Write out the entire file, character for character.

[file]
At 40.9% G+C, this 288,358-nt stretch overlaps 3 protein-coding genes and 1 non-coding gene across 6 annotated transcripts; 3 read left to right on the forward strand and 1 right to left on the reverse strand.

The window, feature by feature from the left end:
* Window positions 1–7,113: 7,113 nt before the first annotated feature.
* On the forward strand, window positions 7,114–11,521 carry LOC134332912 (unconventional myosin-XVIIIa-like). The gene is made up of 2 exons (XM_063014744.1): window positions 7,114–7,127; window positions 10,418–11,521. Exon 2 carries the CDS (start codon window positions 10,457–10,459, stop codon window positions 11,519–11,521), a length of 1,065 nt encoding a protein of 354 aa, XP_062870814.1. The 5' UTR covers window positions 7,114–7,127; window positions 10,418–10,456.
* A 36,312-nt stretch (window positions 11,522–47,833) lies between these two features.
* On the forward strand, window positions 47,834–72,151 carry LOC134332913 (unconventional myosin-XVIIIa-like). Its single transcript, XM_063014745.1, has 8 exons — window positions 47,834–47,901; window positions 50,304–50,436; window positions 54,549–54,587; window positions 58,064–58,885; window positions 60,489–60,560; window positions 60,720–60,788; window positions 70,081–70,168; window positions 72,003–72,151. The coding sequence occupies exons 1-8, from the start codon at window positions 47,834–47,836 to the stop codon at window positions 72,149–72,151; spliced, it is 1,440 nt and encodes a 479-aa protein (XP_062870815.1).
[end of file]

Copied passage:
At 40.9% G+C, this 288,358-nt stretch overlaps 3 protein-coding genes and 1 non-coding gene across 6 annotated transcripts; 3 read left to right on the forward strand and 1 right to left on the reverse strand.

The window, feature by feature from the left end:
* Window positions 1–7,113: 7,113 nt before the first annotated feature.
* On the forward strand, window positions 7,114–11,521 carry LOC134332912 (unconventional myosin-XVIIIa-like). The gene is made up of 2 exons (XM_063014744.1): window positions 7,114–7,127; window positions 10,418–11,521. Exon 2 carries the CDS (start codon window positions 10,457–10,459, stop codon window positions 11,519–11,521), a length of 1,065 nt encoding a protein of 354 aa, XP_062870814.1. The 5' UTR covers window positions 7,114–7,127; window positions 10,418–10,456.
* A 36,312-nt stretch (window positions 11,522–47,833) lies between these two features.
* On the forward strand, window positions 47,834–72,151 carry LOC134332913 (unconventional myosin-XVIIIa-like). Its single transcript, XM_063014745.1, has 8 exons — window positions 47,834–47,901; window positions 50,304–50,436; window positions 54,549–54,587; window positions 58,064–58,885; window positions 60,489–60,560; window positions 60,720–60,788; window positions 70,081–70,168; window positions 72,003–72,151. The coding sequence occupies exons 1-8, from the start codon at window positions 47,834–47,836 to the stop codon at window positions 72,149–72,151; spliced, it is 1,440 nt and encodes a 479-aa protein (XP_062870815.1).